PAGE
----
Instead, it is more accurate to think of speech and silence as mutually implicating. “All words have silence as their source and destiny,” Pieris said. The incarnational theology of Silence invites us to hear the voice of Christ in the poor, in our neighbors, in the Earth. Pieris’ observation about the interdependence of speech and silence invites us to move from the sequential to the sacramental: from the passage of time as words slip into silence to the presence of meaning as wisdom emerges from the mutuality of word and silence.
If there is one flaw in Endo’s brilliant novel, it is the largely unarticulated presence of what was surely a powerful force at play in the persecution of Christians in early modern Japan: the fear and jealousy of the state threatened by Christianity. As the story proceeds, Inoue, the lord of Chikugo Province and magistrate of the Nagasaki area, devises the insidious, torturous process by which Rodrigues is brought to the point of stepping on the fumie. But Inoue’s motive is cast mostly in the terms of religion and culture, not in the terms of the preservation of political power. After all, Christianity, he said, cannot survive in the swamp of Japan. Moreover, what is crucial about Inoue’s sense of the swamp is the way in which the Christian notion of a transcendent God is constantly dragged down to become little more than a divinity that is an extension of the collective humanity of the Japanese.
The novel does not sufficiently evoke the fearful, jealous way in which Inoue as a political ruler would act to protect the power of the state. No doubt behind such jealousy were concerns about European imperial power — a power with which the church was then in many ways allied. We cannot underestimate the challenge posed to a ruler like Inoue by the Christian notion of a transcendent God, sovereign in power over all things — including over Inoue.
But what is the nature of that sovereign power — and how does Inoue understand it? Japanese Jesuit theologian Ichiro Mitsunobu has recently argued that “when the Japanese become aware of the unhealthy relationship between religion and political power which has dominated its history then, and only then, will people be able to transform the powerlessness of religion so that the true image of the God of Jesus Christ may truly flourish.” Mitsunobu notes how during the time of Inoue (a real historical figure), the shogunate both suppressed Christianity and subordinated Shinto and Buddhism in order to make both religions of the state.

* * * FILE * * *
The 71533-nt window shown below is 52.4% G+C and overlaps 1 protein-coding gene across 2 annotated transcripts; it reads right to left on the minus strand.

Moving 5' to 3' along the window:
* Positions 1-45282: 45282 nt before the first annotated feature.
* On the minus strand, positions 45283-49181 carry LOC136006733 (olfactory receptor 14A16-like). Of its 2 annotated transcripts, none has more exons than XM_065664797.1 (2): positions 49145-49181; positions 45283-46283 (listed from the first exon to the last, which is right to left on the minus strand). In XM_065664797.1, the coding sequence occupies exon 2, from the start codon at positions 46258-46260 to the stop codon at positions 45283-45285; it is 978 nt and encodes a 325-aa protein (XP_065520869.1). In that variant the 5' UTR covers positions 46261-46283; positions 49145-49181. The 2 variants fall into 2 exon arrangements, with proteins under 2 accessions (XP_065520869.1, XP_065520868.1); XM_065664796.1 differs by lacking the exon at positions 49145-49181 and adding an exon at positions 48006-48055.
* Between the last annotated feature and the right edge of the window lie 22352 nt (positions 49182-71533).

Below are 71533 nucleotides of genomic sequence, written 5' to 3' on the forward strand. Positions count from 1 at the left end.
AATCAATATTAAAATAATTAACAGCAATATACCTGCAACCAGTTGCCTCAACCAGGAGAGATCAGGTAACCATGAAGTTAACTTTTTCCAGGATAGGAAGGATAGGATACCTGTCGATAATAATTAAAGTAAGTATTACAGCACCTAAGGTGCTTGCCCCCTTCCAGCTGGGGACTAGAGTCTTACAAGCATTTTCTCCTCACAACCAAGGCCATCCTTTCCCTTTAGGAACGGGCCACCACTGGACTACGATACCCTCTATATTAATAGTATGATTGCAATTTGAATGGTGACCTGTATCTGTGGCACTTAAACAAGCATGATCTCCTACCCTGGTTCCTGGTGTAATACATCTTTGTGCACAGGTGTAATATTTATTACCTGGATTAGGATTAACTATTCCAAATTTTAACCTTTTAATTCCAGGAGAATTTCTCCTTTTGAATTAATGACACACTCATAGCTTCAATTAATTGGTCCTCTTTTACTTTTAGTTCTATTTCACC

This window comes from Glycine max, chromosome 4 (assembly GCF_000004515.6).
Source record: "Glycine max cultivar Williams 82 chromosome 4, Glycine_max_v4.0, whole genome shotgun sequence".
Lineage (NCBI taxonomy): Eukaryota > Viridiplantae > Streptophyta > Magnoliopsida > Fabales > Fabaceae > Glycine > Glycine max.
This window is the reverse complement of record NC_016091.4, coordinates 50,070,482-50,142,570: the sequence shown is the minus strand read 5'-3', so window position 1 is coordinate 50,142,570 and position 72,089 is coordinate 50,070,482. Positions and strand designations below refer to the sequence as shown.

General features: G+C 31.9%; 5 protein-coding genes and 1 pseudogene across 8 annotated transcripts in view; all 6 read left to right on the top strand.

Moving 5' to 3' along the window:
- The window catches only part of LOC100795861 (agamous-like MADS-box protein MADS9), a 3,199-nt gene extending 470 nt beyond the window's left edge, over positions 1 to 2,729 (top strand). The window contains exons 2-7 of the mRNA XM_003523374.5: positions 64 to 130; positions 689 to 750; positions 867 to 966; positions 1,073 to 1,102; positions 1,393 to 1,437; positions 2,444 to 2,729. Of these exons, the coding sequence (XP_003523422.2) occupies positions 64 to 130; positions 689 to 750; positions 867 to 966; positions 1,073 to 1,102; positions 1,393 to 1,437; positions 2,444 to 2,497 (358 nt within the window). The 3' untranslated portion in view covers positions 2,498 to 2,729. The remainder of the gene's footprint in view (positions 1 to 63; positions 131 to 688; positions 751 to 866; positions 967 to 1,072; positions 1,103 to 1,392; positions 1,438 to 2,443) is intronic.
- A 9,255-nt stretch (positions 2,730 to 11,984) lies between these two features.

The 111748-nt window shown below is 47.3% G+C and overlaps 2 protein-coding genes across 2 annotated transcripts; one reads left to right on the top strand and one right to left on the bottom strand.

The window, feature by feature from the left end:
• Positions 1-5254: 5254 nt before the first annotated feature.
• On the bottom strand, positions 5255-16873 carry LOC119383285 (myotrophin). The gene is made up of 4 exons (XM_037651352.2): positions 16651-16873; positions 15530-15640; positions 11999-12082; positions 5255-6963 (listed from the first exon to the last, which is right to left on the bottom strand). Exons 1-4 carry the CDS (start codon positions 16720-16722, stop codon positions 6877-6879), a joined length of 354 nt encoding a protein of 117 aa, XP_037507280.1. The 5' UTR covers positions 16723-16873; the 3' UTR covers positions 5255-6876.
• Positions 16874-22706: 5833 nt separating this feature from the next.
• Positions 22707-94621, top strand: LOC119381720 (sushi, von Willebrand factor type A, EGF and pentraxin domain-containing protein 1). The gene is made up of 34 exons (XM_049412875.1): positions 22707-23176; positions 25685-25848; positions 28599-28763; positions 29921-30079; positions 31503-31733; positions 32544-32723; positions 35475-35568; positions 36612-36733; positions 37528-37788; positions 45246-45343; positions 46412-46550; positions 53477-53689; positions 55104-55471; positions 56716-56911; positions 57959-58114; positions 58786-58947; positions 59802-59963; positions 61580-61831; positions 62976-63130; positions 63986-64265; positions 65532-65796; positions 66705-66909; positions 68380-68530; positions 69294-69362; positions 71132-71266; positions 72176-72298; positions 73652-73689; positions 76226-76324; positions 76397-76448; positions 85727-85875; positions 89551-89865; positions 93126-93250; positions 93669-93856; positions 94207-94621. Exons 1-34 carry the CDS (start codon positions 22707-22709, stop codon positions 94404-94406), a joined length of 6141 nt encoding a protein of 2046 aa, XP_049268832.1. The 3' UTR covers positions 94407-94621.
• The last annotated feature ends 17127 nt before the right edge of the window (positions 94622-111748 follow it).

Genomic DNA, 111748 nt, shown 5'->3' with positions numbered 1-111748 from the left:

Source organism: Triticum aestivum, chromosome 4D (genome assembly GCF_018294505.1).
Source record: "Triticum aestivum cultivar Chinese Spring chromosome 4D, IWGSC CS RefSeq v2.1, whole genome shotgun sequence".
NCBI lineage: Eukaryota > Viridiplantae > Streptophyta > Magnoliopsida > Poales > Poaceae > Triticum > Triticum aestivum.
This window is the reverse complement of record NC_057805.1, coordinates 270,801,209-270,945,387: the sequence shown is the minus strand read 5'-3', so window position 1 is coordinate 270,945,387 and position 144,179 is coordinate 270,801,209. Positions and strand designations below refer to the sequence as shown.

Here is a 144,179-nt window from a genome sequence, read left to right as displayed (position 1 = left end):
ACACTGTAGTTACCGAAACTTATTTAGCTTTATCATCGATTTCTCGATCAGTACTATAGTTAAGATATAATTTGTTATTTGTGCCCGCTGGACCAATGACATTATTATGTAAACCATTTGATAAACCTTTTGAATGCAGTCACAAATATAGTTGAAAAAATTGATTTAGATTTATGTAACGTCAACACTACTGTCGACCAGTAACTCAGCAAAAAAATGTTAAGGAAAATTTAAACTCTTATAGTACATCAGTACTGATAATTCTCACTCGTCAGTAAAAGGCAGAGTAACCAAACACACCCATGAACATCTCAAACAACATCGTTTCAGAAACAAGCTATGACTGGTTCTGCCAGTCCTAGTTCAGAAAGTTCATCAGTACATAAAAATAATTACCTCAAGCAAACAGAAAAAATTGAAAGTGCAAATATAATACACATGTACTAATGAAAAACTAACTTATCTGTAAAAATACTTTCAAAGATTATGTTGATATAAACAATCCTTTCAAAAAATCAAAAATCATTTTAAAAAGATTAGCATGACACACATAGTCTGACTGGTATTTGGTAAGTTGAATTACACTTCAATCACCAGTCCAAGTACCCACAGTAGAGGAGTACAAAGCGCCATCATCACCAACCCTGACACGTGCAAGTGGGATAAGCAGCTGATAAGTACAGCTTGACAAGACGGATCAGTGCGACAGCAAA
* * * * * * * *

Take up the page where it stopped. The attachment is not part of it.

Mitsunobu’s argument provides a helpful framework for considering Silence. In the novel’s final, dramatic scene, we see the limits of Inoue’s cunning reach. He cannot imagine salvation being offered as much to the weak as to the strong. Thus, he cannot imagine an unconditional divine grace that stands always ready to gather in the so-called failures and apostates like Rodrigues and Kichijiro. Inoue is confounded by such gratuity and feebleness, which seem unworthy of the respectability of the world of religious and political power.
But, of course, the genius of the novel points toward the possibility of the redemption that always beckons: What is most sovereign and transcendent about God is not demonstrable power but indestructible, merciful grace that is the ground of the dignity of every person. Christ, the powerless and broken king, can neither be controlled by the lord of Chikugo nor by the princes of the church. God in the Spirit has set him free.
Question from Faith Stripped to Its Essence: A Discordant Pilgrimage Through Shusako Endo’s Silence by Patrick T. Reardon (ACTA Publications, 2016):
Inoue thinks the young priest is deceiving himself about his decision to step on the image of Jesus. Rodrigues recognizes that the magistrate may be right. In his heart, though, he tells Jesus that his faith is different now but that his love for the Lord is still strong. What do you think? How do you feel?
[David DeCosse is on the staff of the Markkula Center for Applied Ethics at Santa Clara University. He taught for the 2016 fall semester at Sophia University, the Jesuit university in Japan. You can read more at NCRonline.org/feature-series/letters-japan.]